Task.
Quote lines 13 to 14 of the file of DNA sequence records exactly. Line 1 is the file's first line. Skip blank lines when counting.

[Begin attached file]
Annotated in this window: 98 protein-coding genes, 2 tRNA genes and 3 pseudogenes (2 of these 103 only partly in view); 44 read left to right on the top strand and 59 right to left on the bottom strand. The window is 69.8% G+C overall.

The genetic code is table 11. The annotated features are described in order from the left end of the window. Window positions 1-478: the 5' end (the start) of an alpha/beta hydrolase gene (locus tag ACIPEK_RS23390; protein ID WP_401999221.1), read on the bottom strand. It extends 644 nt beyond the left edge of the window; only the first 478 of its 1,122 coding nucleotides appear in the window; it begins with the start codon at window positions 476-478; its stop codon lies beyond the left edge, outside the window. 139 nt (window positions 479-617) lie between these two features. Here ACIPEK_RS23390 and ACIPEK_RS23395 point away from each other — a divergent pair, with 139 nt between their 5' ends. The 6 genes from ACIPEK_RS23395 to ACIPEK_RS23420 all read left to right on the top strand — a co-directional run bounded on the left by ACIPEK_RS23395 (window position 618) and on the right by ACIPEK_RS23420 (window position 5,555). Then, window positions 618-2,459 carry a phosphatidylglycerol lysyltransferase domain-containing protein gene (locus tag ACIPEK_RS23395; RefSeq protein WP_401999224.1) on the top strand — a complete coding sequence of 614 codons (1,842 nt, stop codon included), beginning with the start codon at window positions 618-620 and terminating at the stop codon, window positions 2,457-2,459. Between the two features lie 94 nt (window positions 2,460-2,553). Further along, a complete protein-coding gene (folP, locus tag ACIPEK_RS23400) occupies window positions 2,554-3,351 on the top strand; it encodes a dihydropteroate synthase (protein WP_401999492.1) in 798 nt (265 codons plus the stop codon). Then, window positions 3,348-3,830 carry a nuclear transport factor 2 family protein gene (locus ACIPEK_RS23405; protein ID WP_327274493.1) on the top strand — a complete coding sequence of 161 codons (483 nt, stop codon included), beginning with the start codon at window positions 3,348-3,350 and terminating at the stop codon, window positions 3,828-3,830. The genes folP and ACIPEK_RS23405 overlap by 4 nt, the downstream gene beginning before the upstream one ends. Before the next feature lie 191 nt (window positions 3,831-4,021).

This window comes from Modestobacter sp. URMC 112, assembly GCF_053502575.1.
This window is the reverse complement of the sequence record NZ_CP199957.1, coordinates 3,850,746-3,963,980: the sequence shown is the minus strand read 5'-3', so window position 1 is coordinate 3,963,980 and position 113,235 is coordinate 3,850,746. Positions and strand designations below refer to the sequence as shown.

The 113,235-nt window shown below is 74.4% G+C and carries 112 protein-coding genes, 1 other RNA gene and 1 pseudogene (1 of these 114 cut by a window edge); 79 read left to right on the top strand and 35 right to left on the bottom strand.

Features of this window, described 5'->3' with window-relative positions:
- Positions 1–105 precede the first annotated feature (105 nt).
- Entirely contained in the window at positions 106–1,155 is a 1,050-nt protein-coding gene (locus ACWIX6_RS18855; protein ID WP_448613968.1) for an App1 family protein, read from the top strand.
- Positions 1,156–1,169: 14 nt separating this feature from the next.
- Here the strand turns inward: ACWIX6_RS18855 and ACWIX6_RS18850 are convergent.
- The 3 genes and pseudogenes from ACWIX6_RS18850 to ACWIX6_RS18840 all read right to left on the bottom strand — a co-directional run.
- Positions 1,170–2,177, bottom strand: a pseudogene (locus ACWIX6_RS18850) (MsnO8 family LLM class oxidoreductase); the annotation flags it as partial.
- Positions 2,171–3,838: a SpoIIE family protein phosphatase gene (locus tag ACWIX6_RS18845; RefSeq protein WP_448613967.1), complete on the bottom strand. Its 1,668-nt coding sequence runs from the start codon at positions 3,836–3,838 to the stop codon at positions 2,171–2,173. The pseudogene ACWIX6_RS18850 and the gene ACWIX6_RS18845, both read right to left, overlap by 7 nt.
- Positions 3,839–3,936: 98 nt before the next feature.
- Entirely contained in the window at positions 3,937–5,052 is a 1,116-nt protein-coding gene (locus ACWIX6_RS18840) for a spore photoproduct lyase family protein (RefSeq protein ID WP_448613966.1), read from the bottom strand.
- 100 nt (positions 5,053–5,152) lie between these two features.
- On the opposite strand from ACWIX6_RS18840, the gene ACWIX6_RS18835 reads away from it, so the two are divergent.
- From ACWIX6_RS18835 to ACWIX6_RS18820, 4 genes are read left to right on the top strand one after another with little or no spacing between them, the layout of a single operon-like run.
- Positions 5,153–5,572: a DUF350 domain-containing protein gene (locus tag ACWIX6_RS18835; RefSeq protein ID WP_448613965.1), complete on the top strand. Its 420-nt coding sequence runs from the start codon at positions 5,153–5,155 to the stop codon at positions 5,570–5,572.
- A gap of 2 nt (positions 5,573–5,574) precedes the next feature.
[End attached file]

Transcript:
- Positions 2,171–3,838: a SpoIIE family protein phosphatase gene (locus tag ACWIX6_RS18845; RefSeq protein WP_448613967.1), complete on the bottom strand. Its 1,668-nt coding sequence runs from the start codon at positions 3,836–3,838 to the stop codon at positions 2,171–2,173. The pseudogene ACWIX6_RS18850 and the gene ACWIX6_RS18845, both read right to left, overlap by 7 nt.
- Positions 3,839–3,936: 98 nt before the next feature.